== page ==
We understand the importance of education, and we understand the ways that poverty and food insecurity during education impact life chances. So why are we letting almost a quarter of Scottish students go unsupported? 

Part of the problem, in my opinion, is a lack of relevant education in schools. While budgeting and kitchen skills aren’t enough to solve poverty, there’s a huge difference in food security between people who arrive at university with those skills and those without. In a recent study I conducted, I interviewed four Edinburgh students, from Finland, Malaysia, Italy and Hungary. All four had found that coming into university with cooking and budgeting skills had made it possible to live, frugally but adequately, off their grants and still get adequate nutrition and a balanced diet. But all four recalled living with people, primarily Scottish students, who arrived at university unable to make a cup of tea or boil an egg, and whose reliance on takeaway and ready meals made living within their means impossible. 

Summer cook school 2022There’s a huge life skills gap between young people from a middle-class background, who are more likely to have had parents with the time, energy and resources to teach them, more likely to access resources like the existing ‘get ready for uni’ style cook courses run in the city, and have more disposable income to experiment, and young people from more disrupted or disadvantaged backgrounds. Across Scotland, we’re relying on parents to teach these skills, and that only widens the skills gap.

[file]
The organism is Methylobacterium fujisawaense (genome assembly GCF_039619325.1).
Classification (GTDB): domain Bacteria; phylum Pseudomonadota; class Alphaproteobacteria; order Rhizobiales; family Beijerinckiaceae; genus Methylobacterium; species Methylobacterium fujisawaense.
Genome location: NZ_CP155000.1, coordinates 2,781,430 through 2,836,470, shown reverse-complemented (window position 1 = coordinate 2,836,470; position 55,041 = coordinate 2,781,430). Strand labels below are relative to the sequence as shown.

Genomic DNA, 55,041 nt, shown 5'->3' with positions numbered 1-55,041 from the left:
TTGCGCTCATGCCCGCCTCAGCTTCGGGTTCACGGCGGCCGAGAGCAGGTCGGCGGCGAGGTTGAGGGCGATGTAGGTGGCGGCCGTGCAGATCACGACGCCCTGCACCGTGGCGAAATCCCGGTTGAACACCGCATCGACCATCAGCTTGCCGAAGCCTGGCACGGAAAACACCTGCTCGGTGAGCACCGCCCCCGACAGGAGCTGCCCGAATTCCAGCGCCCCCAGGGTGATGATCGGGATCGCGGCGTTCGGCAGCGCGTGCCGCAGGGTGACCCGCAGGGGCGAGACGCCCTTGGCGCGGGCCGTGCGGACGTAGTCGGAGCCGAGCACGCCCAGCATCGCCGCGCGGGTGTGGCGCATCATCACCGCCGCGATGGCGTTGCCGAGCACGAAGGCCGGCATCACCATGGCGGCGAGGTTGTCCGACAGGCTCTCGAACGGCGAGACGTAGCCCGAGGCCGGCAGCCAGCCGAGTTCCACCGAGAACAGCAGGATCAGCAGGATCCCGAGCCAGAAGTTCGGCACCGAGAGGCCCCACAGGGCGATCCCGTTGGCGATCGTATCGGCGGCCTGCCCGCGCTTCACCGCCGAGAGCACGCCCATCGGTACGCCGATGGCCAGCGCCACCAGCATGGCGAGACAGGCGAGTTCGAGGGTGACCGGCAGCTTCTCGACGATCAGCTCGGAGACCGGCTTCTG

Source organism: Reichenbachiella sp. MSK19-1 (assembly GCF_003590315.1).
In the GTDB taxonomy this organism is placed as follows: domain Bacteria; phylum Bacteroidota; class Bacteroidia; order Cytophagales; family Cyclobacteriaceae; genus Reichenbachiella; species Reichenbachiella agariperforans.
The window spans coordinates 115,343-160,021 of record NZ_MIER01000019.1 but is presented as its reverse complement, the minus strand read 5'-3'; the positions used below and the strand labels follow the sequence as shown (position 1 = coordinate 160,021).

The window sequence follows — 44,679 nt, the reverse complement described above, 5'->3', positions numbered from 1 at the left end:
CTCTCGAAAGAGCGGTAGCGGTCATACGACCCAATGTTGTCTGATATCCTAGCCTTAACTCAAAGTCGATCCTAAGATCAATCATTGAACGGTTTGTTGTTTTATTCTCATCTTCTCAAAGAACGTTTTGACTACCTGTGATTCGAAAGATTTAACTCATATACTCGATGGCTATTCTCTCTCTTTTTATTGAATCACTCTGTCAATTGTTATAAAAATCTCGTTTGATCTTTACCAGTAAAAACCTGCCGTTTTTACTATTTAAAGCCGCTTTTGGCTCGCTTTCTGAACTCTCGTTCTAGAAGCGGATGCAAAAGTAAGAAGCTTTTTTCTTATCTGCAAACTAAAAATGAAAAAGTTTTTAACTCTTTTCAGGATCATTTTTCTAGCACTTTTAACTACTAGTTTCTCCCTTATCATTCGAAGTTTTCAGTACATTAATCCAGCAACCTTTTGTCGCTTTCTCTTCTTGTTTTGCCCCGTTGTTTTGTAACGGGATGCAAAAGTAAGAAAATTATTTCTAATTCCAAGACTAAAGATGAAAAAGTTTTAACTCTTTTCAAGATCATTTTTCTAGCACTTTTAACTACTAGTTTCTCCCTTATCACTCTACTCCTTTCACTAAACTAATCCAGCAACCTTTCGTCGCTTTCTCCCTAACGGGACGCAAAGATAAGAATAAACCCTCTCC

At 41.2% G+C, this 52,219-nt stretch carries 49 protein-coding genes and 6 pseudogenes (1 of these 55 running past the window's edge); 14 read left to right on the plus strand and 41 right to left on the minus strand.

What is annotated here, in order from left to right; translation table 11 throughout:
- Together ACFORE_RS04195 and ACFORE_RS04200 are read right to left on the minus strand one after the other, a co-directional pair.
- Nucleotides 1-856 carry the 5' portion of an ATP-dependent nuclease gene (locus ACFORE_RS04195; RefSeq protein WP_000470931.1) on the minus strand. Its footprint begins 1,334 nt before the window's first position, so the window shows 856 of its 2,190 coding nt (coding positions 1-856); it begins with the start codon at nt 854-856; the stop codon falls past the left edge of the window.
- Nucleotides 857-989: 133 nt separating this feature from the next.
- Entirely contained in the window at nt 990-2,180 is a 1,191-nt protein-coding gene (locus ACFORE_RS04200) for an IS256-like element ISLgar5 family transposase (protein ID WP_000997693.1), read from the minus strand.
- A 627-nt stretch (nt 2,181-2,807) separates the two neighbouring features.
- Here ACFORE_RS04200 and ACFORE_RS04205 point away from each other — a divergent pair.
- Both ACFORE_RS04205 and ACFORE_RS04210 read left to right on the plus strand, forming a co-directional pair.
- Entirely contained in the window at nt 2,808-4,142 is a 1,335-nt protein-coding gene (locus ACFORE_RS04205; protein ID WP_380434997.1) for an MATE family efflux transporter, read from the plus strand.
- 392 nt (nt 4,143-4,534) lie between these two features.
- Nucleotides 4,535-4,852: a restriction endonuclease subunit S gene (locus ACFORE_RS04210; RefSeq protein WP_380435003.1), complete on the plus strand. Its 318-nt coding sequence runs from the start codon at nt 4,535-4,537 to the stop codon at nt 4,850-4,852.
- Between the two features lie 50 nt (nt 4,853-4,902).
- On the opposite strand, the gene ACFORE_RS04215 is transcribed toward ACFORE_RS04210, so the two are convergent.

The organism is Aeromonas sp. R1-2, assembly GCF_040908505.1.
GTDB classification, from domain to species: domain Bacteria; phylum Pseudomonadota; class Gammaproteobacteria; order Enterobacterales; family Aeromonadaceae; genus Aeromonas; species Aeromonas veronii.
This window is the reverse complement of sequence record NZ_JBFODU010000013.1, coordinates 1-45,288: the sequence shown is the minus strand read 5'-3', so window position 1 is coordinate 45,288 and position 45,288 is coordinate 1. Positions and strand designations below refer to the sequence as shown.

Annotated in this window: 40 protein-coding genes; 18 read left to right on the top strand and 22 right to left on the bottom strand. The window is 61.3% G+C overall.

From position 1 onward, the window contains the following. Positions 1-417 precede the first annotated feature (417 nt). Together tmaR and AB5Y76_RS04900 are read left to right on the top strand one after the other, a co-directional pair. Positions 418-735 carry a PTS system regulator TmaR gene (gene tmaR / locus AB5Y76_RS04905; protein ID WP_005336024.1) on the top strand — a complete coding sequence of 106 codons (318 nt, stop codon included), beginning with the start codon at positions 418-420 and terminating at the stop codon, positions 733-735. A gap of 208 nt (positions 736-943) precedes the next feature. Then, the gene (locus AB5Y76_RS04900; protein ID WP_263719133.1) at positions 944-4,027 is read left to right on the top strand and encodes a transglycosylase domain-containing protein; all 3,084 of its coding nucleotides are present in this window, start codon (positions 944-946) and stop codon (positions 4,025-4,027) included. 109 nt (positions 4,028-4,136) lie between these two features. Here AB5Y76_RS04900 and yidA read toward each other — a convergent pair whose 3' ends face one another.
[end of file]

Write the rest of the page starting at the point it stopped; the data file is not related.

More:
Schools may teach food science, but they’re rarely teaching people the skills to cook every day on a shoestring, much less wider life skills like planning, budgeting, paying bills, managing debt and more. In Cyrenians, we’ve run classes for new students at QMU to plug that gap, but we can only reach 7 or 8 students at a time. If we want to see people from disadvantaged backgrounds get the same educational, social and employment opportunities as their more privileged peers, we have to offer accessible, open opportunities to learn life skills throughout the school system, as well as improving support for students past the end of compulsory schooling. 

One thing we can do in the meantime to help lower-income students make the most of higher and further education is pantries like the one we run at QMU, which our volunteer Elouise wrote about here. Because they offer affordable access to food, the pantries make food shopping affordable for students who otherwise would struggle to afford food. Being involved in a community-led enterprise like the pantry also helps students take control of the situation, supporting each other and improving mental health and wellbeing. 

We can bridge the attainment gap in universities, and help tackle the inequalities faced by lower-income students. But we have to stop laughing at student poverty, and take students seriously as people facing real struggles.